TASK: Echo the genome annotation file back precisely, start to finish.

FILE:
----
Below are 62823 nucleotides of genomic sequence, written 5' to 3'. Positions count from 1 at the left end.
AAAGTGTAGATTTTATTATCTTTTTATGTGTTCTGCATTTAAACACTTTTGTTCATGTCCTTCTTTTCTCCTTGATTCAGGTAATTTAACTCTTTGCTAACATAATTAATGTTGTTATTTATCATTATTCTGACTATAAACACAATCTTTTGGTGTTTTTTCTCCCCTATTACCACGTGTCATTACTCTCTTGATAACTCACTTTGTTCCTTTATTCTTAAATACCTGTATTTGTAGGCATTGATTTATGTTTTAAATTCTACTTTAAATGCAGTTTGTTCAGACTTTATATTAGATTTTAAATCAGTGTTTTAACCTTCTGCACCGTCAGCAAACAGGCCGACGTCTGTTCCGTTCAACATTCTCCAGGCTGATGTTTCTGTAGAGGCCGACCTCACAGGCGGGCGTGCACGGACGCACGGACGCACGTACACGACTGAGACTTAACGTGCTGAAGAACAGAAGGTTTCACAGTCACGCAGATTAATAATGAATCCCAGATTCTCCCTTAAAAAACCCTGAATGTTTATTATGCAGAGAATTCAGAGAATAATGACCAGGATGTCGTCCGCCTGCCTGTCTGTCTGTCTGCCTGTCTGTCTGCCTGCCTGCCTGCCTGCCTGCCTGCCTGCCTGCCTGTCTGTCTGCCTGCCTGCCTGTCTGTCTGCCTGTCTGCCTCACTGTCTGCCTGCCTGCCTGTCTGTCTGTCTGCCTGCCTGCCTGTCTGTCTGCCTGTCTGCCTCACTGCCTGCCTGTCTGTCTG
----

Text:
Below are 62823 nucleotides of genomic sequence, written 5' to 3'. Positions count from 1 at the left end.
AAAGTGTAGATTTTATTATCTTTTTATGTGTTCTGCATTTAAACACTTTTGTTCATGTCCTTCTTTTCTCCTTGATTCAGGTAATTTAACTCTTTGCTAACATAATTAATGTTGTTATTTATCATTATTCTGACTATAAACACAATCTTTTGGTGTTTTTTCTCCCCTATTACCACGTGTCATTACTCTCTTGATAACTCACTTTGTTCCTTTATTCTTAAATACCTGTATTTGTAGGCATTGATTTATGTTTTAAATTCTACTTTAAATGCAGTTTGTTCAGACTTTATATTAGATTTTAAATCAGTGTTTTAACCTTCTGCACCGTCAGCAAACAGGCCGACGTCTGTTCCGTTCAACATTCTCCAGGCTGATGTTTCTGTAGAGGCCGACCTCACAGGCGGGCGTGCACGGACGCACGGACGCACGTACACGACTGAGACTTAACGTGCTGAAGAACAGAAGGTTTCACAGTCACGCAGATTAATAATGAATCCCAGATTCTCCCTTAAAAAACCCTGAATGTTTATTATGCAGAGAATTCAGAGAATAATGACCAGGATGTCGTCCGCCTGCCTGTCTGTCTGTCTGCCTGTCTGTCTGCCTGCCTGCCTGCCTGCCTGCCTGCCTGCCTGCCTGTCTGTCTGCCTGCCTGCCTGTCTGTCTGCCTGTCTGCCTCACTGTCTGCCTGCCTGCCTGTCTGTCTGTCTGCCTGCCTGCCTGTCTGTCTGCCTGTCTGCCTCACTGCCTGCCTGTCTGTCTG